THE first-ever winner of the Hampshire, Isle of Wight and Channel Islands Amateur Championship was Scotland’s Freddie Tait back in April 1894 – some 27 years before the champion received the Sloane-Stanley Challenge Cup for the first time.

Freddie Tait Amateur Champion

Freddie Tait was the first-ever winner of the Hampshire, Isle of Wight and Channel Islands Amateur Championship, at Royal Winchester, in April 1894. He went on to win the Amateur Championship in 1896, at Royal St George’s

The tall Scotsman, who would die in the Second Boer War, aged just 30 in February 1900, quickly became one of the game’s legendary figures.

His father was an Edinburgh physicist who did pioneering work on the flight of the golf ball and predicted the gutty ball would only travel around 250 yards in a paper written in 1891.

Then Freddie, playing at St Andrews in the winter of 1893, saw his drive land on a frozen Old Course at the 250-mark – and then bound down the fairway until it came to rest some 341 yards from the 13th tee.

The average drive was around 180 yards at the time and Tait’s best was one of the first recorded long drives.

The Lieutenant in the Black Watch played golf at Aldershot Command while stationed down south – and claimed the first ever Hampshire and Isle of Wight Championship at Royal Winchster, shooting rounds of 83 and 78.

His 36-hole total of 161 would stand as the championship record until 1905, when it was bettered by United Services Major C Collins, who carded rounds of 78 and 81 at Hayling GC, to lower the record by two shots.

Tait would go on to win two British Amateur titles in the 1890s, having returned north of the border. He reached his first semi-final in the R&A’s Amateur Championship in 1893, and again in 1894 and 1895 before finally claiming the crown at Royal St George’s in 1896.

Ironically it would be another 121 years before Meon Valley G&CC’s Harry Ellis would claim the record of being the youngest golfer to win both the English and British titles, also at Royal St George’s, having broken Sir Nick Faldo’s record as the youngest-ever English Amateur Champion by two years, aged 16, in 2012.

Tait also finished third in the Open Championship as an amateur in 1896 and 1897 claiming the Amateur title again in 1898 – in a career that saw him win 28 championships and hold the Old Course record three times.

The Freddie Tait Cup is awarded to the best amateur in the European Tour’s South African Open to this day.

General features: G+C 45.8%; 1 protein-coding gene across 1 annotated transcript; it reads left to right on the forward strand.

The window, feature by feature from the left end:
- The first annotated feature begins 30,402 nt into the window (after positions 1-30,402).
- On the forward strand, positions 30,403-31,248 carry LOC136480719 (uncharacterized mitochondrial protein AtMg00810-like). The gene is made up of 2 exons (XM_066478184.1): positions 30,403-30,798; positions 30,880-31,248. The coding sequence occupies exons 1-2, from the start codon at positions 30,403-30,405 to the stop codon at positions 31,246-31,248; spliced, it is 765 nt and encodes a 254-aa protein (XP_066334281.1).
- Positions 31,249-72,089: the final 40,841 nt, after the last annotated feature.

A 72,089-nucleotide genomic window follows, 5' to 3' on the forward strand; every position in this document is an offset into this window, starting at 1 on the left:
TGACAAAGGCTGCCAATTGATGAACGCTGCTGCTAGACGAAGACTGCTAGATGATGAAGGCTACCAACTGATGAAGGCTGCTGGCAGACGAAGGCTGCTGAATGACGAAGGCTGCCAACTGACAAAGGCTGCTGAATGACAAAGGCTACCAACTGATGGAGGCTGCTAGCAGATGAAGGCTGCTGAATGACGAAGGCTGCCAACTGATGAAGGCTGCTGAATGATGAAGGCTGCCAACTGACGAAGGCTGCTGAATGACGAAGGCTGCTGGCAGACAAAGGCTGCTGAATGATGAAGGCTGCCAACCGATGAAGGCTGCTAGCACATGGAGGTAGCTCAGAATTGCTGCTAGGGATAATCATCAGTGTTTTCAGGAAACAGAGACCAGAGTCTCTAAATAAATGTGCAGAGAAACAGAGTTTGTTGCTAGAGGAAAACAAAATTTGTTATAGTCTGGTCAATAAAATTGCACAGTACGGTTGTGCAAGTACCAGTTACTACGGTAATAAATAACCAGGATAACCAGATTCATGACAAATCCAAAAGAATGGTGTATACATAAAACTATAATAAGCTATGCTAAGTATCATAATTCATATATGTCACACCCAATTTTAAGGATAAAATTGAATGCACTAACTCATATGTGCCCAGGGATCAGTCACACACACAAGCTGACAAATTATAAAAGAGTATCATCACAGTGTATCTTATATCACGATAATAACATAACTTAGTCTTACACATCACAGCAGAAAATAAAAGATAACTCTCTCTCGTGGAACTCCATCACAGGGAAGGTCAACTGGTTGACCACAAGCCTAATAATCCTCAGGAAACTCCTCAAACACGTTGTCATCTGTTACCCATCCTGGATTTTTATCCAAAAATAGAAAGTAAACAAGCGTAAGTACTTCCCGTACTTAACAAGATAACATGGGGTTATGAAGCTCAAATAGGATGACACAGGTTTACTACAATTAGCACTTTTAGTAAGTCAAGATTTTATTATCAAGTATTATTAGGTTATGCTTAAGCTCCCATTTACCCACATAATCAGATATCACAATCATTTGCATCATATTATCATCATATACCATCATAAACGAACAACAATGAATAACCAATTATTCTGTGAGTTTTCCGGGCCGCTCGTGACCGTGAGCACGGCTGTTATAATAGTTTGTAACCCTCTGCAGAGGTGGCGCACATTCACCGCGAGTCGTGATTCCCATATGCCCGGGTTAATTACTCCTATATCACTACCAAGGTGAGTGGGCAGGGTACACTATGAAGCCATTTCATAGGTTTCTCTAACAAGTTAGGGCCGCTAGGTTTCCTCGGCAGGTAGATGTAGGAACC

The Sloane-Stanley Challenge Cup was donated by Major Ron Sloane-Stanley, the president of the Hampshire, Isle of Wight and Channel Islands Golf Union, in 1921, when the competition became a 36-hole qualifier, followed by four rounds of matchplay.

Sir Paddy Hine

Sir Paddy Hine (fourth from left) was the first Hampshire player to win the Brabazon and Carris Trophies, completing an historic treble in 1949 as a 17-year-old by becoming the youngest-ever winner of the Sloane-Stanley Challenge Cup. Picture by ANDREW GRIFFIN / AMG PICTURES

Hockley’s Paddy Hine set the bar as the youngest-ever Hampshire, IoW & CI Amateur Champion when it was played at Stoneham, in 1949.

Four months later, the 17-year-old claimed the Brabazon Trophy when the English Amateur Strokeplay Championship was held at the same Southampton course, having added the Carris Trophy at the English Boys Strokeplay at Moor Park in between, to became the first-ever Hampshire winner of both the Brabazon and Carris.

Only 10 players have won both men’s and boys’ English Amateur Strokeplay events in their careers – including Rowlands Castle’s Darren Wright, the only other Hampshire player to do the double.

Justin Rose, who shot to fame as a 14-year-old winning the Hampshire Hog at his home club at North Hants, in 1995, enjoyed a memorable summer by claiming the English U16 title when winning the McGregor Trophy in early July that year, before claiming the Carris at Burnham & Berrow, just a fortnight later.

But getting his hands on the Sloane-Stanley Challenge Cup eluded Rose – he lost in the 1997 final to Scott Stanley, from South Winchester.

And changes in the amateur calendar meant that none of the Hampshire players picked to play for England in the 21st century would be crowned county champion.